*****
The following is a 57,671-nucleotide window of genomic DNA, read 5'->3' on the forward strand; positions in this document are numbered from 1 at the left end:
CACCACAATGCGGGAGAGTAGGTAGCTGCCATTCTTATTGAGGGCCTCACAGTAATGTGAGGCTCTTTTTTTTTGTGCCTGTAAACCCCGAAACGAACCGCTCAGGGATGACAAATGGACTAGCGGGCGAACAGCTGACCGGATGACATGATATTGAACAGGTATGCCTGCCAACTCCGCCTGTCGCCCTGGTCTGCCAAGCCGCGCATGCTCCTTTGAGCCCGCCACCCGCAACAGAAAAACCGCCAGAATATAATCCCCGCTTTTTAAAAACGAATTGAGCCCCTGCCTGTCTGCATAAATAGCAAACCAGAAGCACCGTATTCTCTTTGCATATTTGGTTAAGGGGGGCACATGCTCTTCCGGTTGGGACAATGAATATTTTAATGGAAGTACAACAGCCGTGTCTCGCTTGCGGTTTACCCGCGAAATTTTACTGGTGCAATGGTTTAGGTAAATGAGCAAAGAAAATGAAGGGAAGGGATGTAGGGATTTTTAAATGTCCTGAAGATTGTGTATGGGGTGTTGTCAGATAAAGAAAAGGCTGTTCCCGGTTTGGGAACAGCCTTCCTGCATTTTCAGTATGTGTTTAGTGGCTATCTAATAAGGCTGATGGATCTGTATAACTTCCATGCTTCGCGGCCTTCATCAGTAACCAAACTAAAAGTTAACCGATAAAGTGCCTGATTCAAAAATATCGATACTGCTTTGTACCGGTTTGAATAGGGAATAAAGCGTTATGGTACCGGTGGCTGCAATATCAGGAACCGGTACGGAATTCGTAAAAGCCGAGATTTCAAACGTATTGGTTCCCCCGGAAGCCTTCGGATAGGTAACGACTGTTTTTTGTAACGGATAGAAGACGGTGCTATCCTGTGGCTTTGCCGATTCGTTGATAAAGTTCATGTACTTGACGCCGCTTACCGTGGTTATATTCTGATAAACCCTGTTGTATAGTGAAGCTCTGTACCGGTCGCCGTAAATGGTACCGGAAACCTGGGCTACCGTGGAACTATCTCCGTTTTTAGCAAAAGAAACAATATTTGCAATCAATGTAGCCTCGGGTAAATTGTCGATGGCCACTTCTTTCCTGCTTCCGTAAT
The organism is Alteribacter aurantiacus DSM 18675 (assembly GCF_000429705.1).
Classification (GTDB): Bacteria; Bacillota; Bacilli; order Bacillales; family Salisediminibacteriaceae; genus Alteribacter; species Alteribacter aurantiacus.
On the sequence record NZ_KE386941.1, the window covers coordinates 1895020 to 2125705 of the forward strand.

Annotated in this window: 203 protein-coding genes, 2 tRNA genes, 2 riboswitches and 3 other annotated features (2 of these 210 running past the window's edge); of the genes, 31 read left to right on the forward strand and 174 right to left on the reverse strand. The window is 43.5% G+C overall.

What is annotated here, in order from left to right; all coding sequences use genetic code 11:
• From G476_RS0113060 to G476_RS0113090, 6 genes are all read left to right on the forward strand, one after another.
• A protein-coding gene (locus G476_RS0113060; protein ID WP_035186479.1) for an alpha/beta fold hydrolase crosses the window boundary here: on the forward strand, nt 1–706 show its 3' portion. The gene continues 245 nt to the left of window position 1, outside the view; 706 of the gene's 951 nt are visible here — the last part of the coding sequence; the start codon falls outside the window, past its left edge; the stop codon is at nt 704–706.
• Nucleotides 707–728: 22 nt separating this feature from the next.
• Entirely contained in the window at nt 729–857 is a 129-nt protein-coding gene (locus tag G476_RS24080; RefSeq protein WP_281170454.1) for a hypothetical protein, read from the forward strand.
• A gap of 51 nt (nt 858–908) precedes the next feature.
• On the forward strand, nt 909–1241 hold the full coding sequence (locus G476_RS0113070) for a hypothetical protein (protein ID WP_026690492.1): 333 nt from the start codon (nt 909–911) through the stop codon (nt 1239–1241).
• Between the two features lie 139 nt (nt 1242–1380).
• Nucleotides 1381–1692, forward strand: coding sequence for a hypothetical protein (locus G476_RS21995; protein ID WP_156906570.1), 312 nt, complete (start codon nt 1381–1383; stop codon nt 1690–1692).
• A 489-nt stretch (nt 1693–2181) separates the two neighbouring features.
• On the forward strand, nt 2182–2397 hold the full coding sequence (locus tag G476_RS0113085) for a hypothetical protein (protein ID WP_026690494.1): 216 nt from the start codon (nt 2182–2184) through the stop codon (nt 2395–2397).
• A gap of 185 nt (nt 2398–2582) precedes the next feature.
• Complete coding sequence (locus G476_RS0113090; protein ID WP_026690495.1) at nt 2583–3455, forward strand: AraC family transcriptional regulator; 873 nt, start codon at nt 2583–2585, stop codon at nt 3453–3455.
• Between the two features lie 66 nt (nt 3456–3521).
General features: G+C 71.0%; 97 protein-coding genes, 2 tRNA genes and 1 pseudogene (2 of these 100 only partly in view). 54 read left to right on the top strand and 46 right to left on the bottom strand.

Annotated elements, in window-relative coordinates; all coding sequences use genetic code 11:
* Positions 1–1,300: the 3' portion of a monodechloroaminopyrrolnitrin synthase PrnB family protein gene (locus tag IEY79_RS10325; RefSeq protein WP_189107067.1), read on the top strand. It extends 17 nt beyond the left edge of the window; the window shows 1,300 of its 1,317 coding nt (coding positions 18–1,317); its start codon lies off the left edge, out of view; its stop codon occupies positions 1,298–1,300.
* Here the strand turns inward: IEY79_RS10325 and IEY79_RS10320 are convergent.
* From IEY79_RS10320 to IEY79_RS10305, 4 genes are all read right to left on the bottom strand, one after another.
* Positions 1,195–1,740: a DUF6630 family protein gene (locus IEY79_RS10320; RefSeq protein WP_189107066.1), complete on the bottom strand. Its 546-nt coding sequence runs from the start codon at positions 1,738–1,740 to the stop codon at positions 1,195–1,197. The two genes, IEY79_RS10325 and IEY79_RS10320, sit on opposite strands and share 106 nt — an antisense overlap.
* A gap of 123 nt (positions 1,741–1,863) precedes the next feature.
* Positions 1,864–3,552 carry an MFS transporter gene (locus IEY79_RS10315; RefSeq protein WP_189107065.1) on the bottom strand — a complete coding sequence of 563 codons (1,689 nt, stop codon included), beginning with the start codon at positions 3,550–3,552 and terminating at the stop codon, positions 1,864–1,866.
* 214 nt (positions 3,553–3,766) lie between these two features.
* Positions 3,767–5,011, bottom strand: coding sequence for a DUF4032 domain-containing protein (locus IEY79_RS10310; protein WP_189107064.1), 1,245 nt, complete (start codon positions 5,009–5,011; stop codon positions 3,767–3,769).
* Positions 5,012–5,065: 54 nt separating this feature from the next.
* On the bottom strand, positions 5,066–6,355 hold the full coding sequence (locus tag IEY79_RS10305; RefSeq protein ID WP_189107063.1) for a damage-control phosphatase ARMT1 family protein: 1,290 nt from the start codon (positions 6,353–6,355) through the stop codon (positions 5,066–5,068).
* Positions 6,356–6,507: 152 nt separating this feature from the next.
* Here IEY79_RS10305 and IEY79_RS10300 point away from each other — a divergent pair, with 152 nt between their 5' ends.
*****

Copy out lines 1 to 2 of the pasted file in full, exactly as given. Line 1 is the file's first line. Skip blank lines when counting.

The following is a 57,671-nucleotide window of genomic DNA, read 5'->3' on the forward strand; positions in this document are numbered from 1 at the left end:
CACCACAATGCGGGAGAGTAGGTAGCTGCCATTCTTATTGAGGGCCTCACAGTAATGTGAGGCTCTTTTTTTTTGTGCCTGTAAACCCCGAAACGAACCGCTCAGGGATGACAAATGGACTAGCGGGCGAACAGCTGACCGGATGACATGATATTGAACAGGTATGCCTGCCAACTCCGCCTGTCGCCCTGGTCTGCCAAGCCGCGCATGCTCCTTTGAGCCCGCCACCCGCAACAGAAAAACCGCCAGAATATAATCCCCGCTTTTTAAAAACGAATTGAGCCCCTGCCTGTCTGCATAAATAGCAAACCAGAAGCACCGTATTCTCTTTGCATATTTGGTTAAGGGGGGCACATGCTCTTCCGGTTGGGACAATGAATATTTTAATGGAAGTACAACAGCCGTGTCTCGCTTGCGGTTTACCCGCGAAATTTTACTGGTGCAATGGTTTAGGTAAATGAGCAAAGAAAATGAAGGGAAGGGATGTAGGGATTTTTAAATGTCCTGAAGATTGTGTATGGGGTGTTGTCAGATAAAGAAAAGGCTGTTCCCGGTTTGGGAACAGCCTTCCTGCATTTTCAGTATGTGTTTAGTGGCTATCTAATAAGGCTGATGGATCTGTATAACTTCCATGCTTCGCGGCCTTCATCAGTAACCAAACTAAAAGTTAACCGATAAAGTGCCTGATTCAAAAATATCGATACTGCTTTGTACCGGTTTGAATAGGGAATAAAGCGTTATGGTACCGGTGGCTGCAATATCAGGAACCGGTACGGAATTCGTAAAAGCCGAGATTTCAAACGTATTGGTTCCCCCGGAAGCCTTCGGATAGGTAACGACTGTTTTTTGTAACGGATAGAAGACGGTGCTATCCTGTGGCTTTGCCGATTCGTTGATAAAGTTCATGTACTTGACGCCGCTTACCGTGGTTATATTCTGATAAACCCTGTTGTATAGTGAAGCTCTGTACCGGTCGCCGTAAATGGTACCGGAAACCTGGGCTACCGTGGAACTATCTCCGTTTTTAGCAAAAGAAACAATATTTGCAATCAATGTAGCCTCGGGTAAATTGTCGATGGCCACTTCTTTCCTGCTTCCGTAAT